Beauty Addiction: Could Mani-Pedi Anonymous Be Next?

Do you find that having someone massage your feet and polish your nails soothes your anxiety? Do you get uneasy when your hair stylist is on vacation or can't fit you in for monthly highlighting or coloring?
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Do you find that having someone massage your feet and polish your nails soothes your anxiety? Do you get uneasy when your hair stylist is on vacation or can't fit you in for monthly highlighting or coloring? If you miss your regular waxing appointment -- for your legs, arms, eyebrows or whatever body part you wax these days -- do you feel out of control or even unkempt?

I was first struck by how beauty routines can become addictive when a patient called to explain that her hair appointment would keep her from coming to therapy. She said, "My salon is running late and I have to get my hair blown out." When I asked if she could possibly skip it or reschedule, she said apologetically, "I can't, I'm so sorry, but I just don't feel right unless my hair is done." When I saw her for her next session, I asked her about the missed appointment. She said, half jokingly, "I know it seems silly, but I think I'm addicted to my blowouts. I really can't do without them." While we had other more serious issues to discuss -- her panic attacks and marital problems -- I knew, in fact, this had become one of them.

Psychologists typically reserve the word addiction for more serious pathology and substance abuse, but in today's vernacular, we use the term pretty loosely. Any behavior that becomes physically and psychologically compulsive -- gambling, work, sex, eating, even computer and mobile phone use -- can be described as addictive. In truth, many deeply satisfying activities have the potential to become habitual. Pleasurable experiences naturally lead to the desire for more, so we yearn for repetition. When we're denied pleasure (or the behavior associated with it), we can feel uncomfortable, even anxious. Brain chemistry is involved, specifically the neurotransmitter dopamine, which, when triggered, leads to what we call cravings. When we re-engage in the enjoyable activity, our craving is temporarily satisfied. It relieves the discomfort, alleviates anxiety and a dependency is created.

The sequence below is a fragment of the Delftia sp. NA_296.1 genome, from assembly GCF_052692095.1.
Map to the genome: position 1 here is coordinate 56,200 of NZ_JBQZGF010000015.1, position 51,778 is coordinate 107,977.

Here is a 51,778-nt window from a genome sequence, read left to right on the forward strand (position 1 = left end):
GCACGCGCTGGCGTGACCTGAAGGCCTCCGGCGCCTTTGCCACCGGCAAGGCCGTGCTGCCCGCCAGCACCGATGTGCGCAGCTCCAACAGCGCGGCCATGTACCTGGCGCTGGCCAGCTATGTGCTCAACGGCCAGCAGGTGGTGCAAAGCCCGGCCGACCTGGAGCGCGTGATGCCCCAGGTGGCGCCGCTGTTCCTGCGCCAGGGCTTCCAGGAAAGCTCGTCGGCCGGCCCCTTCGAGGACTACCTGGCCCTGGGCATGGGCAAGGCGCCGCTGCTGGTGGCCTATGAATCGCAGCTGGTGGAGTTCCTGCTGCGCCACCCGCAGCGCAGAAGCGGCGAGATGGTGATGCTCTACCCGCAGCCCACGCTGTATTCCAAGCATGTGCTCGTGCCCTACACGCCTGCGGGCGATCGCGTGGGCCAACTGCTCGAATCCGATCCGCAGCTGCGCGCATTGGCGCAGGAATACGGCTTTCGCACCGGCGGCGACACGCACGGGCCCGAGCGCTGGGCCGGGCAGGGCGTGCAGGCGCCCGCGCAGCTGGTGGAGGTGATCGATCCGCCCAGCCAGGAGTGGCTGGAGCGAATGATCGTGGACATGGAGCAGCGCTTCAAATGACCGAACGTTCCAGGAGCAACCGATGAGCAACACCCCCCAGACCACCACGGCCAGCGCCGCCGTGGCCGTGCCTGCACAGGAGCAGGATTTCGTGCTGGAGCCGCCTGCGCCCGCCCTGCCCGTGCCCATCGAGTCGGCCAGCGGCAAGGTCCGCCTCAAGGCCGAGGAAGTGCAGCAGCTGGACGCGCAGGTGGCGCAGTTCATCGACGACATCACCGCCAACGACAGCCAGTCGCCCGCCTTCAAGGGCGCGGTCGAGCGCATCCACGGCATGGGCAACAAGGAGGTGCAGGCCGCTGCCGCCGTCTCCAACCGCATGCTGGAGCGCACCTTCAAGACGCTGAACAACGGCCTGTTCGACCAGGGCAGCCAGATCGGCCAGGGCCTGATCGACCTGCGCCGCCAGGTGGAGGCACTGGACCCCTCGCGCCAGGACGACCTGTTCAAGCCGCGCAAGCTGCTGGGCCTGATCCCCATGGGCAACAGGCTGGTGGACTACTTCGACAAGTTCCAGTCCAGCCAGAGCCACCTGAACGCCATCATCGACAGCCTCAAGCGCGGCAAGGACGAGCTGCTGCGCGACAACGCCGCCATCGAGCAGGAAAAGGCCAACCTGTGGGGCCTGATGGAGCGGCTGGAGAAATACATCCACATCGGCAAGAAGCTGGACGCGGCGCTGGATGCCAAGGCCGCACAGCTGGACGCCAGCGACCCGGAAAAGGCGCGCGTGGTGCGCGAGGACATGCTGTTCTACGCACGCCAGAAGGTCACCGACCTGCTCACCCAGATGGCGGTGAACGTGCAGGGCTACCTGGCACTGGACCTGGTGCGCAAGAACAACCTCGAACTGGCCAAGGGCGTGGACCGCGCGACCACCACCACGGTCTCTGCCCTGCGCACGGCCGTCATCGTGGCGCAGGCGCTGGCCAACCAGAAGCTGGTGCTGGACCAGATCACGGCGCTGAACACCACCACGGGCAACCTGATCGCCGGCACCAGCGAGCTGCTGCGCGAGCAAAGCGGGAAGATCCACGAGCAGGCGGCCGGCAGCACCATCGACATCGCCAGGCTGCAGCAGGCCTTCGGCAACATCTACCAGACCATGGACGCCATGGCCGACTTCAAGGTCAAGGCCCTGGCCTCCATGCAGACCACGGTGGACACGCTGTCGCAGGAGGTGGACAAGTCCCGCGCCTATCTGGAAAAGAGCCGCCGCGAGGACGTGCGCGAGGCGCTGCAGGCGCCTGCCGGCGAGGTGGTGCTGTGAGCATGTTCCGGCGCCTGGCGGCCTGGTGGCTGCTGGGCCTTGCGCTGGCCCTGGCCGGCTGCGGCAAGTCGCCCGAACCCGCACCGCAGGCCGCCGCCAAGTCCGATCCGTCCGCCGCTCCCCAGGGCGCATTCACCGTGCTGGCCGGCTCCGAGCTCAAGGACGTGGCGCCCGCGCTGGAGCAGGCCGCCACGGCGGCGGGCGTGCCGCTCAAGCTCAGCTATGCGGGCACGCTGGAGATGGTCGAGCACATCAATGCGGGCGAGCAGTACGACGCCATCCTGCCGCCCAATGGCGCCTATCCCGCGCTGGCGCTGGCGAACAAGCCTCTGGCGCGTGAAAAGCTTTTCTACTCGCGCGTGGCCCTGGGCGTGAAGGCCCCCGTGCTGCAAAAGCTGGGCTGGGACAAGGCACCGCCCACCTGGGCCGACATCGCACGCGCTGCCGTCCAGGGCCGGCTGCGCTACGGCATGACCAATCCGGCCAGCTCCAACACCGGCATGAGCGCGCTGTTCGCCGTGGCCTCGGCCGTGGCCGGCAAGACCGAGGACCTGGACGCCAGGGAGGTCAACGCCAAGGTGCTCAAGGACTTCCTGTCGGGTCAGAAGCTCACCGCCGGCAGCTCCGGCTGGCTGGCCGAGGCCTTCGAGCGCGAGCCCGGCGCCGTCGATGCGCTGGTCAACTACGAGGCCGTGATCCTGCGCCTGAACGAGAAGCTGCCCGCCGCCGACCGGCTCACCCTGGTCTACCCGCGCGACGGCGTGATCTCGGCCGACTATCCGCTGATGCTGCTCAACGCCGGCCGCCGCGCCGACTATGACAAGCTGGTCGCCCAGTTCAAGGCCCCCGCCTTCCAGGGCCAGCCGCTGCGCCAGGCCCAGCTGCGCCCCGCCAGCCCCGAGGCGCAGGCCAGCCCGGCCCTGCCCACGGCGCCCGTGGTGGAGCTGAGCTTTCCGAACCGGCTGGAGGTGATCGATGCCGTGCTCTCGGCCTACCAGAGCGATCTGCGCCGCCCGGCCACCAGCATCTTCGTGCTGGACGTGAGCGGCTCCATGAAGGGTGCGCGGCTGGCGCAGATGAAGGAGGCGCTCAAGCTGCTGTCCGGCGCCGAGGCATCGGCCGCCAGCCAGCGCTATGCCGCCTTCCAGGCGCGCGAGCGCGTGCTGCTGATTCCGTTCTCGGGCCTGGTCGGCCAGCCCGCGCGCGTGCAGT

So, how does this process relate to beauty routines and why are we finding ourselves dependent on them? First, let's remember that an unprecedented emphasis has been placed on maintaining youth and beauty in today's culture. We know that there are advantages to attractiveness -- both personally and professionally -- and that people experience disadvantages if they don't maintain their appearance. Both men and women today report that lookism and ageism are sadly pretty common these days. Consequently, people of all ages and both genders go to great lengths to routinely keep up their appearance just to stay competitive.

Let's also remember that any activity that provides a quick fix can be uniquely appealing and lead to wanting more. The silky feel of hair after its blown dry, the clean sensation from a smooth shave or waxing, the feeling of control following a manicure or pedicure... These experiences offer a reliable way to feel good about oneself and enhance one's sense of attractiveness. These may be indulgences, but relative to the beauty enhancements offered by dermatologists or surgeons -- like Botox, fillers, lasers and other cosmetic procedures -- these routine grooming practices are more affordable and accessible. There's little down time. You walk in and out. You see and feel immediate results. The pleasure runs deeper than we realize. We want that experience again and again.

Add to that the warm relationships that develop between consumers and their providers and you've got a growing dependency. Many manicurists and hair stylists see their clients once or twice a week, sometimes more often than friends and families get together. These providers offer a consistent pleasurable experience; customers share intimate life stories, get the undivided attention of a non-judgemental ear, all while kicking back and being taken care of. Relaxation and pampering without texting, tweeting or cell phones interrupting is a rare occurrence these days. Who wouldn't want more of that?

We may think of beauty routines as superficial, but in a world where looks matter a lot, the satisfaction can run deep when they're enhanced. And anything that contributes toward that end can easily become addictive. While there may be no need for 12-step-programs to curb the habits of beauty-seekers (at least, as of yet), it will take some real willpower to reign it in. With huge industries creating endless beauty products and services, these feel-good solutions are awfully tempting. We don't have to "just say no," but we may have to say "yes" just a little less often.

Are you 'addicted' to a grooming routine? If so, tell us about it.


Vivian Diller, Ph.D. is a psychologist in private practice in New York City. She serves as a media expert on various psychological topics and as a consultant to companies promoting health, beauty and cosmetic products. Her book, "Face It: What Women Really Feel As Their Looks Change" (2010), edited by Michele Willens, is a psychological guide to help women deal with the emotions brought on by their changing appearances.

For more information, please visit my website at; and continue the conversation on Twitter @ DrVDiller.

For more by Vivian Diller, Ph.D., click here.

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